U.S. President Donald Trump touched down in Hanoi’s Noi Bai International Airport on Saturday evening to pay a state visit to Vietnam the next day after ramming home a strong message on trade at an Asia-Pacific summit in the central city of Da Nang.
Security has been beefed up ahead of Trump’s arrival. Photo by VnExpress
Addressing the key Asia Pacific Economic Cooperation (APEC) Summit on Friday, in a striking departure from the standard stance on trade by his predecessors, Trump highlighted the “America First” policy that he said would protect American jobs and prevent other countries from cashing in on his country.
Trump was leaving Da Nang at a time when countries in the Trans Pacific Partnership (TPP) trade deal, which Trump nixed right after taking office, have agreed on the core elements to move ahead without the U.S.
Vietnam is Southeast Asia’s biggest exporter to the U.S. Many in Vietnam had hoped the TPP, a mammoth trade deal whose 12 members would have made up nearly 40 percent of global GDP, would play a crucial role as a cushion for Hanoi against China.
It is in this context that “Trump’s immediate scrapping of the TPP did much to unnerve the Vietnamese leadership, who saw the agreement as more than a trade deal, but as a strategic anchor for the United States,” said Zachary Abuza, a Southeast Asia expert at the National War College in Washington.
Trump holding fast to his “America first” policy at the APEC Summit is indicative of “his insistence on rewriting bilateral trade agreements, and eschewing multilateral agreements”, Abuza said.
But still, Vietnam just cannot afford to alienate the American president, no matter how unpredictable his diplomacy is.
Last May, Vietnam’s Prime Minister Nguyen Xuan Phuc became the first Southeast Asian leader to pay an official visit to the White House, in a bid to gauge Trump’s policies towards the flashpoint East Sea, internationally known as the South China, Sea tensions over which have pitted Beijing against Hanoi.
“Vietnam has proven to be highly pragmatic in fostering early engagements with the Trump administration,” said Le Hong Hiep, a Vietnamese research fellow at the Iseas Yusof Ishak Institute in Singapore. “Vietnamese diplomats have also learned how to play along with Trump’s transactional diplomacy.”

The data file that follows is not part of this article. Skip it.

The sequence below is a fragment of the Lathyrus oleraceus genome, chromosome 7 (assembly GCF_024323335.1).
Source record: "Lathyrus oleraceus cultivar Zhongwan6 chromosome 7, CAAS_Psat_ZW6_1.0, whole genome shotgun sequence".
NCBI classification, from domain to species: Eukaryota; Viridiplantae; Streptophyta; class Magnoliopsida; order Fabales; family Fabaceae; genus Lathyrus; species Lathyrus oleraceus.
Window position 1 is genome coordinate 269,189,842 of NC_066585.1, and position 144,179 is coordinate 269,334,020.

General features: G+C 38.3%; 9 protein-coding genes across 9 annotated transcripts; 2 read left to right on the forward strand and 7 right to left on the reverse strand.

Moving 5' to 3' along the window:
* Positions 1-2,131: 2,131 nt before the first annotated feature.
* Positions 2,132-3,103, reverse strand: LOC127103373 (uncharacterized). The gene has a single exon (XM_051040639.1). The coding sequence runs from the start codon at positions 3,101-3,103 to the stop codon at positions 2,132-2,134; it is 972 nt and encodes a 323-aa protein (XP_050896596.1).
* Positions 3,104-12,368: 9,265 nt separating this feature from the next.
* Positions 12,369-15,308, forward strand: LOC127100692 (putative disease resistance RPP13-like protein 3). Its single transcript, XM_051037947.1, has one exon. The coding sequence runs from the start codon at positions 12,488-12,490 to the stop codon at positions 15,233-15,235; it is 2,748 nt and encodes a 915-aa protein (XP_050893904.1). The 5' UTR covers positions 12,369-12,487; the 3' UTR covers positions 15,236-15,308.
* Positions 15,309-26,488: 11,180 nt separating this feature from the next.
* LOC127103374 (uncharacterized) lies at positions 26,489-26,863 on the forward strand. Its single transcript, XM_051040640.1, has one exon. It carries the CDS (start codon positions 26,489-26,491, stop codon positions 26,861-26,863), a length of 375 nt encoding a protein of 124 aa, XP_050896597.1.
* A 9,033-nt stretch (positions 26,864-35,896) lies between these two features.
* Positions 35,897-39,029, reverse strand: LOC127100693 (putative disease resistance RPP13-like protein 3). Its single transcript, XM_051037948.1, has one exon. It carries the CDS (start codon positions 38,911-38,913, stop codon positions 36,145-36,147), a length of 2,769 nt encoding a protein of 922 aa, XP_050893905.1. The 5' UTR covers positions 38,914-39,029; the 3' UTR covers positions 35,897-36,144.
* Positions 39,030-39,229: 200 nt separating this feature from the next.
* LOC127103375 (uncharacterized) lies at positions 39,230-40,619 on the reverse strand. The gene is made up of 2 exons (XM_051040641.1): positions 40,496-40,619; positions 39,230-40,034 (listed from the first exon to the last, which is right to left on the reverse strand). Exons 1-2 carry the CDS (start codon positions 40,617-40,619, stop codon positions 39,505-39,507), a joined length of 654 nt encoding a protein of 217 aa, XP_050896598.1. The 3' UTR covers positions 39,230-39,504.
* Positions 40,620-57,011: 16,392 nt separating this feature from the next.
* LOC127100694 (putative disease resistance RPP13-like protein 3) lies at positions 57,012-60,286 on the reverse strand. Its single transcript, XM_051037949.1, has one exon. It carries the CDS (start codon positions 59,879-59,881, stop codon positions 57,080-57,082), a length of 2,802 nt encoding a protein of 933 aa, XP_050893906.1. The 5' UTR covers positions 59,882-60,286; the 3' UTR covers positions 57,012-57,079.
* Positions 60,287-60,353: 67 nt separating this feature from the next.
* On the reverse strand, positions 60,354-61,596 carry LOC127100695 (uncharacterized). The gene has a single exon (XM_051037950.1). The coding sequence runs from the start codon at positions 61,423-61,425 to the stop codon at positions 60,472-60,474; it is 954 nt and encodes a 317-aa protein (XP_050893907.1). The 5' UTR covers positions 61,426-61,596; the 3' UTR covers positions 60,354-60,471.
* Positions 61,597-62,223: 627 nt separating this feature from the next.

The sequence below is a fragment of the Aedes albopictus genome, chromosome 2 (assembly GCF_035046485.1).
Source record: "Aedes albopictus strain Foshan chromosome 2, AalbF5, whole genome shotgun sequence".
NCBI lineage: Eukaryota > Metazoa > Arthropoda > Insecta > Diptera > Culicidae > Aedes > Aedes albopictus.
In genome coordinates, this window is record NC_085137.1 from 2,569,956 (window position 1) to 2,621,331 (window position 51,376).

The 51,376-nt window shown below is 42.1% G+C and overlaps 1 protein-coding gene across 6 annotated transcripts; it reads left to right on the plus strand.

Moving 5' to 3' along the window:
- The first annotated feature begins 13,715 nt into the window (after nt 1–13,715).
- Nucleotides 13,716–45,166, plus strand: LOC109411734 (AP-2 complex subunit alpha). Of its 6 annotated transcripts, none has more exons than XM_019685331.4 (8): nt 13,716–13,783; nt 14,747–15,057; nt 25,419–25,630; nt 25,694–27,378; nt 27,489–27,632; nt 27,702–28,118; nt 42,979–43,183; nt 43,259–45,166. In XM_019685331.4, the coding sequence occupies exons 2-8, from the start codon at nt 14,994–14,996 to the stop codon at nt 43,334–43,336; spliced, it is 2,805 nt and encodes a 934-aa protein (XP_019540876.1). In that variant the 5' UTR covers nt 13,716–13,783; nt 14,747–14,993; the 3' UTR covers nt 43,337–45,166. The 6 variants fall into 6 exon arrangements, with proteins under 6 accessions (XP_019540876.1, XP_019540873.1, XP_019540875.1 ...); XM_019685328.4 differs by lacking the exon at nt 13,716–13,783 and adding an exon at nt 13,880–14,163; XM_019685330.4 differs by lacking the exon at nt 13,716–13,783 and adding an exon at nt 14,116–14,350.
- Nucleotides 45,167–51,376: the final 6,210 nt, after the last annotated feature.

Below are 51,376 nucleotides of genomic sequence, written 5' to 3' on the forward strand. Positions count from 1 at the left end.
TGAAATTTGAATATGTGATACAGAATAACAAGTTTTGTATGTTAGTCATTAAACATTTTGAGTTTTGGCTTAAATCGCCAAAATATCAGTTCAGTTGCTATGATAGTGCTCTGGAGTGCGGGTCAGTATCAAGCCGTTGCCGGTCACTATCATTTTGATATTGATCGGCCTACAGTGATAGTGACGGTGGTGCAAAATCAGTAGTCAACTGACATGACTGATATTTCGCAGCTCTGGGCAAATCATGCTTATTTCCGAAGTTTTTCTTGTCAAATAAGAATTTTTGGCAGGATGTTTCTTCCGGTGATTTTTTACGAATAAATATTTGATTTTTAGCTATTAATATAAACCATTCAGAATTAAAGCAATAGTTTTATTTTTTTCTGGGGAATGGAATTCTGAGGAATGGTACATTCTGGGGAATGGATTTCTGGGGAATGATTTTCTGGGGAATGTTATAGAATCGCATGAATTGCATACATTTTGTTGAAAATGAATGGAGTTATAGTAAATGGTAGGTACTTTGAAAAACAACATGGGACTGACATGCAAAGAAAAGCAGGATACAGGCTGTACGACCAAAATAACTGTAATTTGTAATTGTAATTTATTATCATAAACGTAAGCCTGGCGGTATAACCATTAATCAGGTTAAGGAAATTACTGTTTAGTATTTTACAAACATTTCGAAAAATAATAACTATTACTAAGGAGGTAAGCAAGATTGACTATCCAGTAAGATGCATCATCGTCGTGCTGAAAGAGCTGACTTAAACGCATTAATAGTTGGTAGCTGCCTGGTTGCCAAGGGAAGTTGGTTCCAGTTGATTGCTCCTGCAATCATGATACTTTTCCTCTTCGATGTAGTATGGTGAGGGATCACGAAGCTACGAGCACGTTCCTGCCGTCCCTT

Typically, heads of state on an official visit to Vietnam will meet the country’s triumvirate of leaders – Communist Party chief Nguyen Phu Trong, President Tran Dai Quang and Prime Minister Nguyen Xuan Phuc. President Quang will host the formal welcoming ceremony.
Anticipation has been building for Trump’s upcoming visit to a country where Obama received a boisterous rock-star welcome last year.
“Presidents Obama and Clinton were very popular in Vietnam and thousands of Vietnamese came out to greet them,” Murray Hiebert, an expert on Southeast Asia at the Center for Strategic and International Studies in Washington, said.
“I’m not sure Trump is equally popular or as well known, but I think many Vietnamese are curious about the new U.S. president,” Hiebert said.
On the diplomatic front, to many analysts, Trump’s agenda seems pretty clear.
“His style of diplomacy is very simple and very transactional,” Abuza said. “From what we have seen of Trump’s international visits so far, it’s going to be a lot of ‘what are you going to do for us?’ This is red meat to his base.”
Right after Trump on Sunday, Chinese President Xi Jingping will also pay a state visit to Vietnam. At the APEC Summit, Xi, who spoke directly after Trump, sought to cash himself as a champion of globalization and economic openness, throwing support behind multilateral trade deals.
“China watches any developments in US -Vietnamese relations with concern,” Abuza said. “They have gained dividends from Trump’s withdrawal from the TPP.”